Still, our Lawyer of the Day created quite a stir on a Continental flight from Los Angeles to Houston, even by today’s standards. Let’s meet the Mile-High Flasher, who also happens to be (for now) a lawyer in good standing in California and a graduate of Loyola Law School in New Orleans…
The evolution of relationships between the genders continues. Currently, in law firms, there is an interesting conundrum; balancing the desire for a gender-blind workplace where “the best lawyer gets the work and advances” and the reality of navigating the complicated maze created by the fact that, in general, men and women do possess differences in their work styles. These variations impact who they work with, how they work, how they build professional connections and how organizations ultimately leverage, reward and recognize the talents of all.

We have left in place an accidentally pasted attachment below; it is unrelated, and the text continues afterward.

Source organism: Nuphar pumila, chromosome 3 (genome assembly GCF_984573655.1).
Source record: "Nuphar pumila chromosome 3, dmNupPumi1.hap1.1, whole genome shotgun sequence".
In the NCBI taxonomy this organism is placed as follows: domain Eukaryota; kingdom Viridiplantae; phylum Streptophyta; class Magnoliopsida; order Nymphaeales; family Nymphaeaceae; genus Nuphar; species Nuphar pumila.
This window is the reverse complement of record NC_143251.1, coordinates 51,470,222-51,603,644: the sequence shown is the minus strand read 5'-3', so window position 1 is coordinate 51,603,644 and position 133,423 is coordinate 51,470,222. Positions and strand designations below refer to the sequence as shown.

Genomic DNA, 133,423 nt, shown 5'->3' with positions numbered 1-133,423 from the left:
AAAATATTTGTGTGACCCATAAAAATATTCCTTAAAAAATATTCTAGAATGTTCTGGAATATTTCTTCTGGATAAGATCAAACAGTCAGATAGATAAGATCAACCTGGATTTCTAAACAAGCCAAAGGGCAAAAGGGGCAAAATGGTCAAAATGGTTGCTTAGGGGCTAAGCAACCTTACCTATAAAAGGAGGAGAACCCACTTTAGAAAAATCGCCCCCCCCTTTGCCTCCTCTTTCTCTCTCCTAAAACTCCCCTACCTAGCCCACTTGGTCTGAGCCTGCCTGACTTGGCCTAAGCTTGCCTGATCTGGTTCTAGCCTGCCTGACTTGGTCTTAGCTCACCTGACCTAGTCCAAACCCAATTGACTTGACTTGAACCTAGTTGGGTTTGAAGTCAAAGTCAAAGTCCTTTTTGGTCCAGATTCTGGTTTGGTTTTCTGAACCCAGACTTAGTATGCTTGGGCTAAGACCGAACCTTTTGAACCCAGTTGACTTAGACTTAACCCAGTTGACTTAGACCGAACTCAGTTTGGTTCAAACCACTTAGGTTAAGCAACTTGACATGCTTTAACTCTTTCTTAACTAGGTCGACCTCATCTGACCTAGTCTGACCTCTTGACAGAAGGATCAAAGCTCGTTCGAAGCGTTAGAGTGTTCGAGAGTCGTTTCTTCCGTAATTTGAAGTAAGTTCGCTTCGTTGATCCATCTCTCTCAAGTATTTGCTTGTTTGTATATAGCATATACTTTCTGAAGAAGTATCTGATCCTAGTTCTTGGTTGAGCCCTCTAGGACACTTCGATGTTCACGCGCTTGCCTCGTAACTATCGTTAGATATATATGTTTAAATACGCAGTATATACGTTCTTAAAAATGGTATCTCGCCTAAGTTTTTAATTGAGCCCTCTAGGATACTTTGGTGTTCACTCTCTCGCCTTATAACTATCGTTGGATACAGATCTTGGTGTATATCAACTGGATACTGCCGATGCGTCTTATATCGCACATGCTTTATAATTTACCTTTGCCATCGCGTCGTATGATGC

Henry Ford sat on his workbench and sighed. A year earlier, he had personally built 13,000 Model Ts with his own hands. Fashioning lugnuts and tie rods by hand, Ford was loath to ask for help. Sure, there were things about the car that he didn’t quite understand. This explains the lack of reliable navigation systems in the Model T. But Ford persevered because he knew that unless he did everything, he could not reliably call these cars his own.
“Unless my own personal toil is responsible for it, it may as well be called a Hyundai,” Ford remarked at the time.
The preceding may sound unfamiliar because it is categorically untrue. And also monumentally stupid. Henry Ford didn’t build all those cars by hand. He had help and plenty of it. Almost exactly one hundred years ago, Henry Ford opened up the most technologically advanced assembly line the world had ever seen. Built on the premise that work can be chopped up into digestible pieces and completed by many men better than one, the line ushered in an age of unparalleled productivity.